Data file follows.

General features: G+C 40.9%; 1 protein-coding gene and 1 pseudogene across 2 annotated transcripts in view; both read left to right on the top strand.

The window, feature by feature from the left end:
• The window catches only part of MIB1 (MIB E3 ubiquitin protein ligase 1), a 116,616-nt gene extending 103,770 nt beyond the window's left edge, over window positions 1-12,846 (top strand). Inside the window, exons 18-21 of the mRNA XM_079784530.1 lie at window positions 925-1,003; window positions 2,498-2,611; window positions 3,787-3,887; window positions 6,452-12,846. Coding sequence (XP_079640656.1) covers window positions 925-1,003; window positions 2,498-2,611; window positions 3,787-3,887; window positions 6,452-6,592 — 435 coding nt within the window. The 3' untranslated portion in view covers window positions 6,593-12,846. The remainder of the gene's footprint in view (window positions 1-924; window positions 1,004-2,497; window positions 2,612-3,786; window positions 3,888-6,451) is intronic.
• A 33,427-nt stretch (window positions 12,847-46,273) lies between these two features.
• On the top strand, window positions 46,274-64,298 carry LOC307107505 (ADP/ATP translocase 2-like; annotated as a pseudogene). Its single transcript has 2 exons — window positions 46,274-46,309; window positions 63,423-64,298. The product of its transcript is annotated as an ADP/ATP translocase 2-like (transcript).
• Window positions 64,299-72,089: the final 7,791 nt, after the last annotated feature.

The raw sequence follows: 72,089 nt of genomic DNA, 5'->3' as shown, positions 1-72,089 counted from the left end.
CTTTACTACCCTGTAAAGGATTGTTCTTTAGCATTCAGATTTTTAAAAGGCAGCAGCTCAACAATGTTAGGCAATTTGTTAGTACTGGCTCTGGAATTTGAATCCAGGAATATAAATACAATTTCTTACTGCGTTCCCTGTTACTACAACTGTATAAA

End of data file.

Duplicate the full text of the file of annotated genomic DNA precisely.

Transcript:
General features: G+C 40.9%; 1 protein-coding gene and 1 pseudogene across 2 annotated transcripts in view; both read left to right on the top strand.

The window, feature by feature from the left end:
• The window catches only part of MIB1 (MIB E3 ubiquitin protein ligase 1), a 116,616-nt gene extending 103,770 nt beyond the window's left edge, over window positions 1-12,846 (top strand). Inside the window, exons 18-21 of the mRNA XM_079784530.1 lie at window positions 925-1,003; window positions 2,498-2,611; window positions 3,787-3,887; window positions 6,452-12,846. Coding sequence (XP_079640656.1) covers window positions 925-1,003; window positions 2,498-2,611; window positions 3,787-3,887; window positions 6,452-6,592 — 435 coding nt within the window. The 3' untranslated portion in view covers window positions 6,593-12,846. The remainder of the gene's footprint in view (window positions 1-924; window positions 1,004-2,497; window positions 2,612-3,786; window positions 3,888-6,451) is intronic.
• A 33,427-nt stretch (window positions 12,847-46,273) lies between these two features.
• On the top strand, window positions 46,274-64,298 carry LOC307107505 (ADP/ATP translocase 2-like; annotated as a pseudogene). Its single transcript has 2 exons — window positions 46,274-46,309; window positions 63,423-64,298. The product of its transcript is annotated as an ADP/ATP translocase 2-like (transcript).
• Window positions 64,299-72,089: the final 7,791 nt, after the last annotated feature.

The raw sequence follows: 72,089 nt of genomic DNA, 5'->3' as shown, positions 1-72,089 counted from the left end.
CTTTACTACCCTGTAAAGGATTGTTCTTTAGCATTCAGATTTTTAAAAGGCAGCAGCTCAACAATGTTAGGCAATTTGTTAGTACTGGCTCTGGAATTTGAATCCAGGAATATAAATACAATTTCTTACTGCGTTCCCTGTTACTACAACTGTATAAA